In our consideration of Jesus as our High Priest, we saw that His death is one of the key aspects of His priestly work. Christ’s death, Hebrews 9:11–28 explains, was a sacrifice offered “to put away sin.” We cannot understand the work of Christ unless we understand what happened in our Lord’s crucifixion.
As we consider the issue of our Lord’s atonement, let us note that Scripture describes what the crucifixion accomplished in a variety of ways. For example, the death of Jesus is described as the ransom paid to God to free us from our bondage to sin and also as the defeat of Satan (Mark 10:45; Col. 2:13–15). Christ even describes His death as the supreme illustration of His love for His friends (John 15:13). However, while we should not forget how the atonement is these things, we must emphasize that the chief reality of the atonement is that it was a penal substitution.
In penal substitution, the penalty that is due to us for our transgression is paid by a substitute, namely, Jesus Christ. The principle of penal substitution undergirds the old covenant sacrificial system. God told Adam that the penalty for sin was death (Gen. 2:16–17). In the old covenant sacrifices, the people placed their hands on the sacrificial animals, thereby identifying with them, and then the animals were put to death (see Lev. 4). This depicted the transfer of sin and guilt from the sinner to the substitute. The sinner could live because the animal died in the sinner’s place, bearing the punishment the sinner deserved.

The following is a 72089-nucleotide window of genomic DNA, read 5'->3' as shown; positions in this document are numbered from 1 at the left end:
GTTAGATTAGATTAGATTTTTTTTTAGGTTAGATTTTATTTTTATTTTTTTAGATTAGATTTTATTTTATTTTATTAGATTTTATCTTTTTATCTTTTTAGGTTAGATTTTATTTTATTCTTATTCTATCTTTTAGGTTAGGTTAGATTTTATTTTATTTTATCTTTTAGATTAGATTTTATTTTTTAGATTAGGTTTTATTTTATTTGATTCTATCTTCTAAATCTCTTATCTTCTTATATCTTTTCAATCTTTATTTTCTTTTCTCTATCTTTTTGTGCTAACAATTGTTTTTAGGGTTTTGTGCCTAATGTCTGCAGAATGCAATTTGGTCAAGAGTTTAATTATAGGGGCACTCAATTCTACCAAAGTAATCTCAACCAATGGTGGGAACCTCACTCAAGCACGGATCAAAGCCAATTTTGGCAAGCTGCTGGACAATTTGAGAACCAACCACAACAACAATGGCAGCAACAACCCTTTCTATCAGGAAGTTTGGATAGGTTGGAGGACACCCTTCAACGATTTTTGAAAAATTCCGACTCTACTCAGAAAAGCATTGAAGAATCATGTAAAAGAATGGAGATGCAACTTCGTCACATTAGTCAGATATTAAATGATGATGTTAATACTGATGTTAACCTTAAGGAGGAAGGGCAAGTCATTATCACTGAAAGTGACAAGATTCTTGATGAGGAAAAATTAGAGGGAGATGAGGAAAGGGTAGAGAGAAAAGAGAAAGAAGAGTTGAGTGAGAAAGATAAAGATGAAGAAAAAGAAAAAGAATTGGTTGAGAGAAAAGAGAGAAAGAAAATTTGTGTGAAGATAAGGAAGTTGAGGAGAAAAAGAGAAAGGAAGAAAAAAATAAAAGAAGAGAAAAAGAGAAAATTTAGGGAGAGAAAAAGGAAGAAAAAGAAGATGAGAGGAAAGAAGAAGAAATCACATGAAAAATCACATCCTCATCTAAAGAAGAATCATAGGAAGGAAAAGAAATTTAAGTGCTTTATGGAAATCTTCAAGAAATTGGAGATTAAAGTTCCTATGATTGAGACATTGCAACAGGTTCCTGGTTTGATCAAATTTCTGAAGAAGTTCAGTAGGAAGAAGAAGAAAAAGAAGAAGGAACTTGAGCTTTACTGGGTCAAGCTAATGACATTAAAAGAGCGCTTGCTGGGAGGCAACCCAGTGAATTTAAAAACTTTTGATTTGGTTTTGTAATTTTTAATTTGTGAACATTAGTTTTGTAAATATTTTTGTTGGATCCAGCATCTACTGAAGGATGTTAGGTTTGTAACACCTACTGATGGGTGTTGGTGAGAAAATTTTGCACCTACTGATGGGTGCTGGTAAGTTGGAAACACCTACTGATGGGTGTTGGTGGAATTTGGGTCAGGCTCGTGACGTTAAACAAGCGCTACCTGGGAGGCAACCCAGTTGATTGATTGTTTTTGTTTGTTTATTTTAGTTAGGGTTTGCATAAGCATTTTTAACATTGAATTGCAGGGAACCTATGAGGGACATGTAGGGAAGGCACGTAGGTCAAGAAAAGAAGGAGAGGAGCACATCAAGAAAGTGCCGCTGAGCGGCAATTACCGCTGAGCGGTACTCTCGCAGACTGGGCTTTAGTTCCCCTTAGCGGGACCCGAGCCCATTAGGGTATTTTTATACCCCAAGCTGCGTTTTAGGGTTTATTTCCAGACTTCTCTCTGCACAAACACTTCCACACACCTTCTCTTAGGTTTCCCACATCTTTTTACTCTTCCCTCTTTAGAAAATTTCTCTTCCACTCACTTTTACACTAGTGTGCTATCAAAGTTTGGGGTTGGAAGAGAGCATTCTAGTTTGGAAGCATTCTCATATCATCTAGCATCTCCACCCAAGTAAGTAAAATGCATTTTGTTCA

But since “it is impossible for the blood of bulls and goats to take away sins” (Heb. 10:4), the animal sacrifices of the old covenant did not effect true atonement. They were types and shadows that pointed to the only true atoning sacrifice, which was offered once for all on Calvary by our Lord and Savior Jesus Christ (vv. 5–18). This final and only effective act of penal substitution was foreshadowed by the entire old covenant sacrificial system and explicitly predicted in Isaiah 53. The prophet tells us that God laid on the Suffering Servant (Christ) our iniquity (Isa. 53:6)—our sin was transferred to Him in the atonement. He was pierced and crushed for our iniquities, “cut off out of the land of the living . . . for the transgression of my people” (vv. 4–5, 8). In other words, Christ endured the punishment His people deserve in their place. If we trust in Him alone for salvation, we need not fear eternal death, for Jesus bore our sin on the cross so that we will not receive everlasting judgment (v. 10; John 3:16).